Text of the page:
On Tuesday morning residents of the cities of Melbourne, Yarra and Port Phillip awoke to scores of electronic scooters (or e-scooters) dotting the landscape; on street corners, in backstreets, at tram stops – we spotted them.

The e-scooters are a part of a 12-month Vic Roads trial in the three council areas designed to ascertain how (and if) the nifty, eco-friendly devices can be safely incorporated into our communities. (We can only hope it goes better than the ill-fated Obike trial of 2017.)

Arriving at the Broadsheet office this morning, a bank of seven of them were conveniently deposited out front. Beckoning us as they were, I, along with our intrepid social media team, took a spin.

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As passers-by stopped for a stickybeak, we quickly downloaded the Neuron Mobility app, signed up with our details and then scanned a QR code set between the handlebars, which seamlessly activated the session and released the helmet. We were ready to ride.

Or were we?

Confidence, it must be said, was at a low ebb and we did have a discussion about our publication’s insurance for these sorts of antics. Much to our relief though, the sturdy scooters are impressively stable, and much, much heavier than you might imagine.

These are, after all, not razor scooters. With a maximum speed of 20 kilometres per hour you could certainly do yourself (or someone else) some damage, but we reckon you’ll be pleasantly surprised by how easy they are to manoeuvre. Just don’t get carried away. As with any motorised vehicle, use your common sense and pay attention to the road – worryingly, it’s not all that uncommon to find yourself paying a visit to the emergency room after riding these things.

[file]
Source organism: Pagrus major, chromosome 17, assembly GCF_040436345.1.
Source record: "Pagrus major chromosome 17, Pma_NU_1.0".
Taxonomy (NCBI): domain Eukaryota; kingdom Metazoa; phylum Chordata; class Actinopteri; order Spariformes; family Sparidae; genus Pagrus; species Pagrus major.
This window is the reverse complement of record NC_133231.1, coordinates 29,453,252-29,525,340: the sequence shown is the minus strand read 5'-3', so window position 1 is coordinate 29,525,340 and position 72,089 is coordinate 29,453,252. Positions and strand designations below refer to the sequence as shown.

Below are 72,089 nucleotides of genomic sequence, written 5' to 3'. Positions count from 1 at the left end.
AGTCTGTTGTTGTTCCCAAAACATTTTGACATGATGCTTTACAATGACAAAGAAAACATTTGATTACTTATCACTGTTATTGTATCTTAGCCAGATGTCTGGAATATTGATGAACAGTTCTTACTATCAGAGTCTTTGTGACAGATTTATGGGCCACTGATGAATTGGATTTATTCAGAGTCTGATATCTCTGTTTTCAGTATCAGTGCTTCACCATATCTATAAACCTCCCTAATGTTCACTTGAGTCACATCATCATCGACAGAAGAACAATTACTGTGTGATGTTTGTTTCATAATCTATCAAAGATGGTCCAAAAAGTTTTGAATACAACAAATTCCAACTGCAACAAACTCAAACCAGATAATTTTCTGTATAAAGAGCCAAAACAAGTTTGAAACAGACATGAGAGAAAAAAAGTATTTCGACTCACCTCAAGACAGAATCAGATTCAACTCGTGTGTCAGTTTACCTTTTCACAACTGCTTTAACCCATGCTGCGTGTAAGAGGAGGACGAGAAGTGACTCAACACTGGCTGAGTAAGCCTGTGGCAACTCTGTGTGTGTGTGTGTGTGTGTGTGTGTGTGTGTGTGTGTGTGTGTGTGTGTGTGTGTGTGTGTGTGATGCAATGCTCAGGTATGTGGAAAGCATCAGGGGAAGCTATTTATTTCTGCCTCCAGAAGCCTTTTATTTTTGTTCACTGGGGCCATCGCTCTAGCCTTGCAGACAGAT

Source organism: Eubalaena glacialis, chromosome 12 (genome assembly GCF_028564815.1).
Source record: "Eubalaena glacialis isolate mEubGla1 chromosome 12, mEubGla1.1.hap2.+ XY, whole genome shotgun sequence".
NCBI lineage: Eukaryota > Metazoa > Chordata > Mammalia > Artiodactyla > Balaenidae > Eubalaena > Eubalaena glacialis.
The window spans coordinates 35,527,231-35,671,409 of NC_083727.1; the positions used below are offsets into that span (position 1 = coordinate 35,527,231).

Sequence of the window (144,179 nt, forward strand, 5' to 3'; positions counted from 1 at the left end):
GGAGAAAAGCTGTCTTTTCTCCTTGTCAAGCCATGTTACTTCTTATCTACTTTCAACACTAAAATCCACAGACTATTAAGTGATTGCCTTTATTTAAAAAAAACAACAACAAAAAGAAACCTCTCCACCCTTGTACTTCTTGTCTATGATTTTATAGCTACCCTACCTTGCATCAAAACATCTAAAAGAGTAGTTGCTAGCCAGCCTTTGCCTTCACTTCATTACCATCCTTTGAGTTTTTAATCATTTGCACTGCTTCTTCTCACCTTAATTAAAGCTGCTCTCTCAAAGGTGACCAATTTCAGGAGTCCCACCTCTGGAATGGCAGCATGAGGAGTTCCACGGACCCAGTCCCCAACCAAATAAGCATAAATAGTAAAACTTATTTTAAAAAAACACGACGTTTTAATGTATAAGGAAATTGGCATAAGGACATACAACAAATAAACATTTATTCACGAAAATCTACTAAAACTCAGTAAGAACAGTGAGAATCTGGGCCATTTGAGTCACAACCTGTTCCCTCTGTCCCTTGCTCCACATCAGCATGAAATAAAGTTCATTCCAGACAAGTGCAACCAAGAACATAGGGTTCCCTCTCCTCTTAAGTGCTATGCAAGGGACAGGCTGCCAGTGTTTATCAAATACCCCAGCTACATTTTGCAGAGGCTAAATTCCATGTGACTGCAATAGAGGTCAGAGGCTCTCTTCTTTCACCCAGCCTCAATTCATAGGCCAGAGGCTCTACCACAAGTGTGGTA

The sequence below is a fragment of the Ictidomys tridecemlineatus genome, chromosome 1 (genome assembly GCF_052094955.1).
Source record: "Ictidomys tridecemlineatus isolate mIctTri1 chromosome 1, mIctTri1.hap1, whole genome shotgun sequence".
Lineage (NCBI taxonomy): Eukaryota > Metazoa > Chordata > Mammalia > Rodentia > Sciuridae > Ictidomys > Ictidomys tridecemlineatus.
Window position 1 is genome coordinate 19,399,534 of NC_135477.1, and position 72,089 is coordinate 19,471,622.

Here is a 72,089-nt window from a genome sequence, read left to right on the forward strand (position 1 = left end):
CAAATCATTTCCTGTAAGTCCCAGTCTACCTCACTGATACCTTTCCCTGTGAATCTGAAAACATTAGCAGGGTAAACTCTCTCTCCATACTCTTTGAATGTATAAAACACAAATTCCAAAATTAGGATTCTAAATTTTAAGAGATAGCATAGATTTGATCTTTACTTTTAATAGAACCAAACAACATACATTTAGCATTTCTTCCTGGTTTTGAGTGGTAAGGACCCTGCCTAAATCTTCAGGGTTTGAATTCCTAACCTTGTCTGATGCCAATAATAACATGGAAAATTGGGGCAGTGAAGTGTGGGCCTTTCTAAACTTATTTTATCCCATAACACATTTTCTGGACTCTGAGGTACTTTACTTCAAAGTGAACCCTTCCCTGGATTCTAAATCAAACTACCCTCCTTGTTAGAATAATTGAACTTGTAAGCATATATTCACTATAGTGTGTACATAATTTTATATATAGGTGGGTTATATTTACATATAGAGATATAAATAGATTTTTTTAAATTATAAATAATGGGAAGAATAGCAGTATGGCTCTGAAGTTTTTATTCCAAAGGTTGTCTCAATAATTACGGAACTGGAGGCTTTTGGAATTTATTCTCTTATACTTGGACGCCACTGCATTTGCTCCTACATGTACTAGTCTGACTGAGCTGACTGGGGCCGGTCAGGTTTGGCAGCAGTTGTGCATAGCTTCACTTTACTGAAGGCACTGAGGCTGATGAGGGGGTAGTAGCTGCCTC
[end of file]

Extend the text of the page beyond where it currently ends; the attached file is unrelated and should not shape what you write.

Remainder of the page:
Pushing off as if you’re on a skateboard adds the momentum you’ll need before pumping the gas on the right handlebar to get the full experience. Keep a steady pressure on the accelerator to hit your sweet spot, and always keep both hands ready to wind back the brakes, which are activated with a flick of the wrist.

Once you’re off and away, it’s just a matter of steering it as you would a bike and keeping your speed in check. Our advice: steel your nerves but relax. It shouldn’t be long before the blind terror melts away, and, at just 45 cents a minute, it’s surely one of the city’s cheapest thrills – our 13-minute-or-so escapade set us back about $7.50, including a $1 activation fee).

When you’re done, find a convenient parking spot on the app’s map and pull up. Click the helmet back into place and let the app know you’ve finished the ride. The total cost is calculated and displayed in the app when you end the trip. You’ll be asked to take a photo to prove you haven’t jettisoned the scooter into the Yarra. And that’s it – no muss, no fuss and in this case, no injuries.

Your Six-Step Guide To E-Scooting in Melbourne

  1. Be 18 years old and under a 0.05 blood alcohol level – there are heavy fines and you could lose your driver’s licence if you’re caught drink-scooting (not to mention the serious risk to yourself and others).
  2. Download the Neuron App and sign up with your details.
  3. Scan the QR code to release the helmet and activate the scooter.
  4. Hold on and push off like you would on a skateboard.
  5. Gently pump the gas using your right thumb; twist the handles backwards steadily to activate the brakes.
  6. Relax, drive carefully and get scooting.

Update, 10.45am, February 3: an earlier version of this article incorrectly stated that e-scooters have a top speed of 25 kilometres per hour, rather than 20 kilometres per hour.